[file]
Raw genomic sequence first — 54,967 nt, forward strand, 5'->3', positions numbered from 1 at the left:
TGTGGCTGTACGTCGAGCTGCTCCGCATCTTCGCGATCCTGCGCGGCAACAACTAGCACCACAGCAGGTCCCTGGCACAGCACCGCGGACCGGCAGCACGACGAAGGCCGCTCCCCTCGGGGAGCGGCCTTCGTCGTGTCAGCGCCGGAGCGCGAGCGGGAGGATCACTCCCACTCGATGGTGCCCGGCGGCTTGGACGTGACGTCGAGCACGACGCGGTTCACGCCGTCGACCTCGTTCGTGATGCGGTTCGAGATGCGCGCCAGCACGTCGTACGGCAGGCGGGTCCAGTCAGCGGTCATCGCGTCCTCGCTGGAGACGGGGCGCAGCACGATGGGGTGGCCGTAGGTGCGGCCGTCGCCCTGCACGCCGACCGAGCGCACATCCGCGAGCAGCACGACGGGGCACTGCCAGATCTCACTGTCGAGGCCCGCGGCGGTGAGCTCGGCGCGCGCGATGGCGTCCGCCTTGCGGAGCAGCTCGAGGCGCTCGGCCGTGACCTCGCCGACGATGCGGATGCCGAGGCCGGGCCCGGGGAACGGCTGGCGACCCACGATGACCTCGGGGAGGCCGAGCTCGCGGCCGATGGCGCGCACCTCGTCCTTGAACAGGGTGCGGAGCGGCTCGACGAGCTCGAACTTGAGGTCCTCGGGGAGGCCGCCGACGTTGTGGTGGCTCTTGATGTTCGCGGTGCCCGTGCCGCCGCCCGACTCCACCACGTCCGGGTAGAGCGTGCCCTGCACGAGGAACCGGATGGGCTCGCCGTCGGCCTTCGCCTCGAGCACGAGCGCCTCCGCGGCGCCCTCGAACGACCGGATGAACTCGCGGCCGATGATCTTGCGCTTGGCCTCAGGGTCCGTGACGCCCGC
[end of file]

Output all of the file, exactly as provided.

Raw genomic sequence first — 54,967 nt, forward strand, 5'->3', positions numbered from 1 at the left:
TGTGGCTGTACGTCGAGCTGCTCCGCATCTTCGCGATCCTGCGCGGCAACAACTAGCACCACAGCAGGTCCCTGGCACAGCACCGCGGACCGGCAGCACGACGAAGGCCGCTCCCCTCGGGGAGCGGCCTTCGTCGTGTCAGCGCCGGAGCGCGAGCGGGAGGATCACTCCCACTCGATGGTGCCCGGCGGCTTGGACGTGACGTCGAGCACGACGCGGTTCACGCCGTCGACCTCGTTCGTGATGCGGTTCGAGATGCGCGCCAGCACGTCGTACGGCAGGCGGGTCCAGTCAGCGGTCATCGCGTCCTCGCTGGAGACGGGGCGCAGCACGATGGGGTGGCCGTAGGTGCGGCCGTCGCCCTGCACGCCGACCGAGCGCACATCCGCGAGCAGCACGACGGGGCACTGCCAGATCTCACTGTCGAGGCCCGCGGCGGTGAGCTCGGCGCGCGCGATGGCGTCCGCCTTGCGGAGCAGCTCGAGGCGCTCGGCCGTGACCTCGCCGACGATGCGGATGCCGAGGCCGGGCCCGGGGAACGGCTGGCGACCCACGATGACCTCGGGGAGGCCGAGCTCGCGGCCGATGGCGCGCACCTCGTCCTTGAACAGGGTGCGGAGCGGCTCGACGAGCTCGAACTTGAGGTCCTCGGGGAGGCCGCCGACGTTGTGGTGGCTCTTGATGTTCGCGGTGCCCGTGCCGCCGCCCGACTCCACCACGTCCGGGTAGAGCGTGCCCTGCACGAGGAACCGGATGGGCTCGCCGTCGGCCTTCGCCTCGAGCACGAGCGCCTCCGCGGCGCCCTCGAACGACCGGATGAACTCGCGGCCGATGATCTTGCGCTTGGCCTCAGGGTCCGTGACGCCCGC